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A Flower Fest Full of Surprises

October 5, 2008

By MARY REID BARROW

By Mary Reid Barrow

Correspondent

You never know what special plants you might find for your home or garden when you shop at the Virginia Beach Garden Club Fall Flower Festival.

Roots & Shoots, a section that features old-fashioned favorites and hard-to-find plants from members’ gardens, is the star of the festival, being held from 10 a.m. to 5 p.m. Wednesday at the Virginia Beach Convention Center. A big variety of pansies, gardening supplies and gifts also are part of the event.

Proceeds support many community garden projects, the most recent being the entrance garden at St. Mary’s Home for Disabled Children in Norfolk.

Among the Roots & Shoots that have been rooted, divided or dug as seedlings from local gardens, you will find much-loved treasures such as lily of the valley (pink and white), ligularias, fatsias, ginger lilies, Solomon’s seal, ferns, poet’s laurel and a favorite of mine, rain lilies.

A few years ago, garden club member Donna Eure introduced me to these unusual little bulbs when she gave me some for my yard. Rain lilies are a delight , because they take you by surprise when they bloom.

They are so named because their flowers come up after it rains. One day you don’t see anything but green foliage; the next, seemingly out of nowhere, you see delicate white flowers, often tinged with pink, each on a slender, leafless stem.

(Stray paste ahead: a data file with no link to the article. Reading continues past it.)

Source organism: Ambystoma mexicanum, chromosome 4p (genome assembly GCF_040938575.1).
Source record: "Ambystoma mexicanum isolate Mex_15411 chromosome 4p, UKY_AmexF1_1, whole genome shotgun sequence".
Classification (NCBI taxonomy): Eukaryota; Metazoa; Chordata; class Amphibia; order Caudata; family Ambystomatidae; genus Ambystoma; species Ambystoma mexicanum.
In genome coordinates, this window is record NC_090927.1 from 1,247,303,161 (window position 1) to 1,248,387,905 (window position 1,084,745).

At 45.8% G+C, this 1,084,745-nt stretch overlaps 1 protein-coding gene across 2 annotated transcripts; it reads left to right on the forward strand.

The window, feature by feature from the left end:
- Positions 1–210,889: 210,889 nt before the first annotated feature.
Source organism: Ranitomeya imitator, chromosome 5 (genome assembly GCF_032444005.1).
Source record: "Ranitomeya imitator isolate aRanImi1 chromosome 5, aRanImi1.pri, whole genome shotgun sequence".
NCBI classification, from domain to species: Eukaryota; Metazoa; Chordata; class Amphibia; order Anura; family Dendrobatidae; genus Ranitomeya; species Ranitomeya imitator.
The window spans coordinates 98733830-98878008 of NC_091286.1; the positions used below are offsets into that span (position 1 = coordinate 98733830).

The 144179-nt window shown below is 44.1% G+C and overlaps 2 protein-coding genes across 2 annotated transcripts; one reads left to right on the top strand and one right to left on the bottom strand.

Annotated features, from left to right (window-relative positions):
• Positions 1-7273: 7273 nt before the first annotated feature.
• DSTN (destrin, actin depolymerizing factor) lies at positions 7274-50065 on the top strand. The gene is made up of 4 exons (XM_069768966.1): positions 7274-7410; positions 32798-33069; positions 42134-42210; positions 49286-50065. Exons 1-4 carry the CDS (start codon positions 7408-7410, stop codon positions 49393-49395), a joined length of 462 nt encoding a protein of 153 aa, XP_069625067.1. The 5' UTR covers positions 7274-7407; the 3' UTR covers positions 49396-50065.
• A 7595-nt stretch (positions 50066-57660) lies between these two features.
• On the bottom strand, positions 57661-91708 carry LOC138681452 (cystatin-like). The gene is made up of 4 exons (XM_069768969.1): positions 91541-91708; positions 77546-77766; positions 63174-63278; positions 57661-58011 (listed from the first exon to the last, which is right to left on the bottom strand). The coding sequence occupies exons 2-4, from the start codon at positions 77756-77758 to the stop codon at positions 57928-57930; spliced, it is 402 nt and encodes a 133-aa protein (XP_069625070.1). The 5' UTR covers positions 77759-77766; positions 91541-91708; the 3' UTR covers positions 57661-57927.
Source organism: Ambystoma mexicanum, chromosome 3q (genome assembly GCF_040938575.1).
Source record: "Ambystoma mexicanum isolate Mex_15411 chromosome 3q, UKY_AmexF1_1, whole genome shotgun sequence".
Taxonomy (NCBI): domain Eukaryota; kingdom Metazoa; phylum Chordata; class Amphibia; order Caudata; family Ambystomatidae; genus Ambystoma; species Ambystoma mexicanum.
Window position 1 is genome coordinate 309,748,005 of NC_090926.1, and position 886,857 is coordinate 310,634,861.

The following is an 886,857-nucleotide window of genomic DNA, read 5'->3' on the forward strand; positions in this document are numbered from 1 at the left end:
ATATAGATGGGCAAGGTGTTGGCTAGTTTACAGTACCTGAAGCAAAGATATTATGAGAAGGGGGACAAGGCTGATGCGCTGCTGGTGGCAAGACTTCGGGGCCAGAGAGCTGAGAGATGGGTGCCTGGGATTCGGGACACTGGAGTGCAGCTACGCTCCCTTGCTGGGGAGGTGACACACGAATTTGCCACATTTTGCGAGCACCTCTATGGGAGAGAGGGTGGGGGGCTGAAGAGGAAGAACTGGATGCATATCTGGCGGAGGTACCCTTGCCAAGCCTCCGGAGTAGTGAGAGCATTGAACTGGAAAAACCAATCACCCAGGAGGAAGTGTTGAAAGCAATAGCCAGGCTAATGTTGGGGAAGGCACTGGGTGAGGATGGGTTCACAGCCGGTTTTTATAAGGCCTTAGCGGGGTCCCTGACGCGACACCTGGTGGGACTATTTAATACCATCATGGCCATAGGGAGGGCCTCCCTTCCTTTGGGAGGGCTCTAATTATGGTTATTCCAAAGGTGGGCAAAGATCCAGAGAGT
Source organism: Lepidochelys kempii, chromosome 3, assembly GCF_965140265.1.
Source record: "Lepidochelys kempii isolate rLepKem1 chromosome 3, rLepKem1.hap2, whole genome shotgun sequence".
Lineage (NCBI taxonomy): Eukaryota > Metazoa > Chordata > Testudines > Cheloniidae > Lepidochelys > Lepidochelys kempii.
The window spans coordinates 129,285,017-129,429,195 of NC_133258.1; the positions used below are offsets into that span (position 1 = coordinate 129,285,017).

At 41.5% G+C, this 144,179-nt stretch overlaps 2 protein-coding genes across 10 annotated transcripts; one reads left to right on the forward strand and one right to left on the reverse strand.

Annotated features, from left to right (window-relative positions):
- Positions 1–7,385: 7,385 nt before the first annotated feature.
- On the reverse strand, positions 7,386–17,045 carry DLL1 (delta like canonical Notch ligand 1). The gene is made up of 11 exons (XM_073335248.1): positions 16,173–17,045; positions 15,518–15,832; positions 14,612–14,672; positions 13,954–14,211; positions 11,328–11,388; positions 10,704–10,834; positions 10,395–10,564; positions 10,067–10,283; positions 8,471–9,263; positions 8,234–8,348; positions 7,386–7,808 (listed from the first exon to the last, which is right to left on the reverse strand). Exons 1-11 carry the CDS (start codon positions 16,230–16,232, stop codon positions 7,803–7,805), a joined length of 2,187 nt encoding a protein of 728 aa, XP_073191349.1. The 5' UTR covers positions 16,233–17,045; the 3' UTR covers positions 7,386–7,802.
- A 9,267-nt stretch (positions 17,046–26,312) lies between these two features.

“When the rains come,” Eure said, “you walk out to get the paper and there they are.”

Rain lilies are reminiscent of our native atamasco lily that lives along the edge of moist woods and blooms in the spring, also often after a rain. The two lilies are in the same genus, Zephyranthes.

Eure has separated her rain lily bulbs this fall and she has potted up some to be sold at the festival Wednesday. But don’t expect to see much in the pots .

“When you buy them, you’re buying a pot of little chivelike foliage,” she explained, “but they will burst into bloom after a summer storm.”

And after a fall rain, too. Rain lilies are full of surprises from June until frost.

Plant them in well-drained soil in a group for a big display, Eure advises. A low-maintenance groundcover, they grow up to 12 inches tall and will tolerate sun or light shade. Their foliage disappears in winter.

When you divide the bulbs every few years, it is as if you set them free. “If you replant them, they go crazy,” Eure said.

Sometimes, rain lilies are called fairy lilies, probably because they appear to have supernatural qualities.

P.S. Make a purchase from Plow & Hearth (www.plowandhearth.com) and the home and garden catalog will donate a tree seedling to one of three national forests of your choosing. Plow & Heath and the National Forest Foundation have launched Campaign to Re-Forest America, which aims to donate 1 million trees to forests in need by the end of 2009.

Mary Reid Barrow, barrow1@cox.net

WANT TO GO?

What Virginia Beach Garden Club Fall Flower Festival

When 10 a.m. to 5 p.m. , Wednesday

Where Virginia Beach Convention Center, 1000 19th St.

Features Pansies, perennials, gardening supplies, jewelry, edibles, art, gifts and more.

if you go

What Virginia Beach Garden Club Fall Flower Festival

When 10 a.m. to 5 p.m. Wednesday

Where Virginia Beach Convention Center, 1000 19th St.

Features Pansies, perennials, gardening supplies, jewelry, edibles, art, gifts and more.

Originally published by BY MARY REID BARROW.

(c) 2008 Virginian – Pilot. Provided by ProQuest LLC. All rights Reserved.




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